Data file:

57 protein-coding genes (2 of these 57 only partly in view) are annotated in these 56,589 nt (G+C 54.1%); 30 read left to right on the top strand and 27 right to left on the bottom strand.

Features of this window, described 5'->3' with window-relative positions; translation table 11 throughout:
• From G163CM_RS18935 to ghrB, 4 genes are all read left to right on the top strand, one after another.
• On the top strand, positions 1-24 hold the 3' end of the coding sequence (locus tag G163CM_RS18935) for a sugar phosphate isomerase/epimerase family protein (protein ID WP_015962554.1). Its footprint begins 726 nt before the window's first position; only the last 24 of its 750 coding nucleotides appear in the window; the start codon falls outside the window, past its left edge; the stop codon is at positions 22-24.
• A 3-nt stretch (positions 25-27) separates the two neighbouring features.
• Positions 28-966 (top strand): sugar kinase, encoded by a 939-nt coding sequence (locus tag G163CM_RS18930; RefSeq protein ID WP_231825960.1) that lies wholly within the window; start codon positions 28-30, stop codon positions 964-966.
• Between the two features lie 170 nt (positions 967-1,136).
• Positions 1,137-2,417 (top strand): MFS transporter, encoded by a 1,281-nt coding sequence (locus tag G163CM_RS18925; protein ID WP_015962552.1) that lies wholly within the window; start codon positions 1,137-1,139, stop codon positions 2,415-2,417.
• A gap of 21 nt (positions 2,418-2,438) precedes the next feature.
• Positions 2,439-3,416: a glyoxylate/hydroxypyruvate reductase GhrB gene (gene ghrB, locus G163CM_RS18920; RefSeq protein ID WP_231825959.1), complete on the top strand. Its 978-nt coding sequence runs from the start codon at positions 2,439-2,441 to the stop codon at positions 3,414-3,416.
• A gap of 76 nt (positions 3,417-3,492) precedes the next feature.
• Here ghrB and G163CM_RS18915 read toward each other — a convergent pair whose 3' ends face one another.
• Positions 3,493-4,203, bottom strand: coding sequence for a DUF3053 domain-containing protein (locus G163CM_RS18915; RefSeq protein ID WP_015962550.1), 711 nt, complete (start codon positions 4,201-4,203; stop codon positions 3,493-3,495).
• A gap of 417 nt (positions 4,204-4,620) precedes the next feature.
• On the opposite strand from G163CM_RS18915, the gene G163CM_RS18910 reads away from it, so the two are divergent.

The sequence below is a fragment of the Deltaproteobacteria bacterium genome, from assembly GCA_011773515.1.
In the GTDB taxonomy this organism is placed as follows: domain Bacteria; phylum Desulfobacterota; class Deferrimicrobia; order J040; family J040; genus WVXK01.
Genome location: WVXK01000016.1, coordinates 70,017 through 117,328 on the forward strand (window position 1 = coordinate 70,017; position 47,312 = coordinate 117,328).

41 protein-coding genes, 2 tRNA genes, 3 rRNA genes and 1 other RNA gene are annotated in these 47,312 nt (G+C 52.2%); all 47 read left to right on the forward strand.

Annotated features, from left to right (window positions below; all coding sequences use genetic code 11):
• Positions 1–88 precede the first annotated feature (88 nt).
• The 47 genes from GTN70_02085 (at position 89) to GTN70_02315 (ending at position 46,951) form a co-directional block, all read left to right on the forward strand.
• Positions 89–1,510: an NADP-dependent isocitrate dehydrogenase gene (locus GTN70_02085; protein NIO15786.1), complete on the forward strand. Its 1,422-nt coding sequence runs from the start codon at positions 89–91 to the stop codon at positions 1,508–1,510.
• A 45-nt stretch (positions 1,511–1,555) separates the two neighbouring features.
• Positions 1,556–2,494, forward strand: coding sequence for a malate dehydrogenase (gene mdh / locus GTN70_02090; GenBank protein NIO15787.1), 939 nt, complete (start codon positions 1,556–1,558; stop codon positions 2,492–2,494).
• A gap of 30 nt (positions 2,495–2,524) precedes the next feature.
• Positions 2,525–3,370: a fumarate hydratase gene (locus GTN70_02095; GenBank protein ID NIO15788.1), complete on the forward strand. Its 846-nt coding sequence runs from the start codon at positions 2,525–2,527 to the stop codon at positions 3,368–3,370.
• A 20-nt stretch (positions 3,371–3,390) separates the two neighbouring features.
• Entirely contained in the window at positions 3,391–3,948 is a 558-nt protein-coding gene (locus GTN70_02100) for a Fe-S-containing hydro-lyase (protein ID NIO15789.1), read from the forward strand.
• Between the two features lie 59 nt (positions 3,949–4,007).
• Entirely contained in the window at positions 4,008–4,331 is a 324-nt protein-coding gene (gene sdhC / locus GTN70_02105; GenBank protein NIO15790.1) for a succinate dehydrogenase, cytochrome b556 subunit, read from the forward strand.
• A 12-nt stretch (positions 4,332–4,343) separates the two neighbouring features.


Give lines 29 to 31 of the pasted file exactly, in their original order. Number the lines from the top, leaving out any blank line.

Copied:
• Entirely contained in the window at positions 3,391–3,948 is a 558-nt protein-coding gene (locus GTN70_02100) for a Fe-S-containing hydro-lyase (protein ID NIO15789.1), read from the forward strand.
• Between the two features lie 59 nt (positions 3,949–4,007).
• Entirely contained in the window at positions 4,008–4,331 is a 324-nt protein-coding gene (gene sdhC / locus GTN70_02105; GenBank protein NIO15790.1) for a succinate dehydrogenase, cytochrome b556 subunit, read from the forward strand.